I could not resist: my grandfather, whom I never met, in a production of Firebird during high school I have always loved modern dance.
Setting the SCENE
Consider which time of day inspiration most often visits you. If it’s not your “creative” season, pretend it is—seek autumn colors and poetry, find winter glow in candles and cool colors…you get the idea!
Create a gathering to share —host a coffee or meet in an inspiring setting. Attend a concert or play. Visit an art gallery. Invite friends to play musical instruments, paint, write random poetry ~ so many options
Finding the WORDS
…from philosophy, painting and theater….
“The aim of art is to represent not the outward appearance of things, but their inward significance.”
“Art washes away from the soul the dust of everyday life.”
“You use a glass mirror to see your face; you use works of art to see your soul”
George Bernard Shaw
You know who are your muses and encouragers? Seek them out! Gather with them. Drink in inspiration as you would a cool summer thirst-quencher.
And most important…encouragement and inspiration are generated when you give it back. Encourage other artists. Even if it just means giving a child a crayon and paper!
Janis Commentz - Sketchbook in Monet's Garden at Giverny, France
As we approach summer, what will entice you to read a blog?
As my favorite season approaches, I think of mornings spent journaling and reading on our backyard porch swing. I think of mornings and afternoons painting on the patio. To me, forever bound to the traditional academic calendar, summer tempts me with the colors, tastes, and textures of lemon meringue pie and sweet juicy watermelon!
If you are a painter, these colors are just as tempting pouring out of the tube! I am ready to set up a table of summer delights and begin painting!
Janis Commentz - Sunflowers-acrylic on canvas
As summer approaches, what nurtures your creative practice? Healthy foods strengthen our bodies, and sunlight and water support healthy growth for living things. Another crucial element for creative growth is respect.
Recently, partly due to an overlong winter, I have noted a bit of grumpiness, belittling and inconsideration creeping into creative events in which I am participating. It’s baffling at times. How are we to react?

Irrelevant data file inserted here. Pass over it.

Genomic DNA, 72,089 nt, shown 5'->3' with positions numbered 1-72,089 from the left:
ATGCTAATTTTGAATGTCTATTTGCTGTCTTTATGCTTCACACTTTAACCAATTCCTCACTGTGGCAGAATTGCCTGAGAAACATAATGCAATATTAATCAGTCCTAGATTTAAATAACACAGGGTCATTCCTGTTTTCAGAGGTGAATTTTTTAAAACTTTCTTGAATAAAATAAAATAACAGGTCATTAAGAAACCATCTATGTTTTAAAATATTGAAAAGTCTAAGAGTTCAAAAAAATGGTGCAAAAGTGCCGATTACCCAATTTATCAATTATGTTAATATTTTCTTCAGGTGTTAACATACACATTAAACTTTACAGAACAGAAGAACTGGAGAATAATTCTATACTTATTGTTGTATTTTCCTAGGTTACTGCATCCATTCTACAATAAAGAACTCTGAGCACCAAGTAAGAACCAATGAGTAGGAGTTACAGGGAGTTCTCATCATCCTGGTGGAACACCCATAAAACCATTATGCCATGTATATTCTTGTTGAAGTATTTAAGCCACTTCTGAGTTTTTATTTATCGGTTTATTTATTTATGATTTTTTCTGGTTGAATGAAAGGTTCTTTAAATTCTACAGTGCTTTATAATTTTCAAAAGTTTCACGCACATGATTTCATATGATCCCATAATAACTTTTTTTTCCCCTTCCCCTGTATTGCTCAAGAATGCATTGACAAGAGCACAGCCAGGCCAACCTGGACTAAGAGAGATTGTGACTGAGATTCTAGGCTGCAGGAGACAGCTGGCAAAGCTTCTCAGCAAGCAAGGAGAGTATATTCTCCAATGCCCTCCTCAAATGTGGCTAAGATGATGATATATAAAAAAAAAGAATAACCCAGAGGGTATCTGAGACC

In all areas of life, we flourish when we have the respect of those around us. As I Google “respect and creativity” I find a gold mine of ideas. Respect is vital in healthy day-to-day experiences. When we set out to create and develop our talents, we are seeking joy and purpose! Not all of our endeavors can be as smooth as lemon meringue pie or as tasty as watermelon, but respect certainly helps cultivate creativity.
I know I, too, can get caught up in critical behavior. Let me make a few suggestions for the art community, using the acronym R-E-S-P-E-C-T.
R eview and redirect our own behavior. Compliment before complaining! Avoid joining in the whining and criticism.
E mpathy -all artists young and old need encouragement and consideration. We teach this to our young. Are we considerate when encountering an artform very different from our own? Do we support those who are learning new skills? Recently, I bought a piano keyboard recently, and it’s a great reminder of my lack of skill. I am delighted with my very baby steps!
S pirit and Support – An individual’s spirit can be easily crushed. While direction and guidance may be given, kindness is crucial! We grow hardened to heartless behavior, but we don’t expect it from our art community
Pay attention and pay it forward! Listen and speak a few kind words when we see someone suffering from harsh remarks. We talk a lot about bullying, and some of our leaders are not modeling the best behavior. Help make your art community an encouraging environment!
E tiquette-an old fashioned word for good manners. Let’s hope they never go out of style!
C reativity flourishes in a respectful environment. Artists deserve dignity. We all are a little wary when someone is watching over our back—but the difference between callous criticism and loving kindness is like night and day!
T houghtfulness-Creativity is a thoughtful procedure. Nurture your own creative forces and those around you in a laboratory, greenhouse, conservatory or studio that boosts creativity. Take your Vitamin R (Respect-no chemical or app intended) Respect yourself! Respect Others! Respect your surroundings!
Sunlit Jasmine Poolside Lavender Fields
Note: As our lives have been shaken by COVID 19, I invite you to check into my blog for encouragement and creative activities. Be well. May God keep you safe.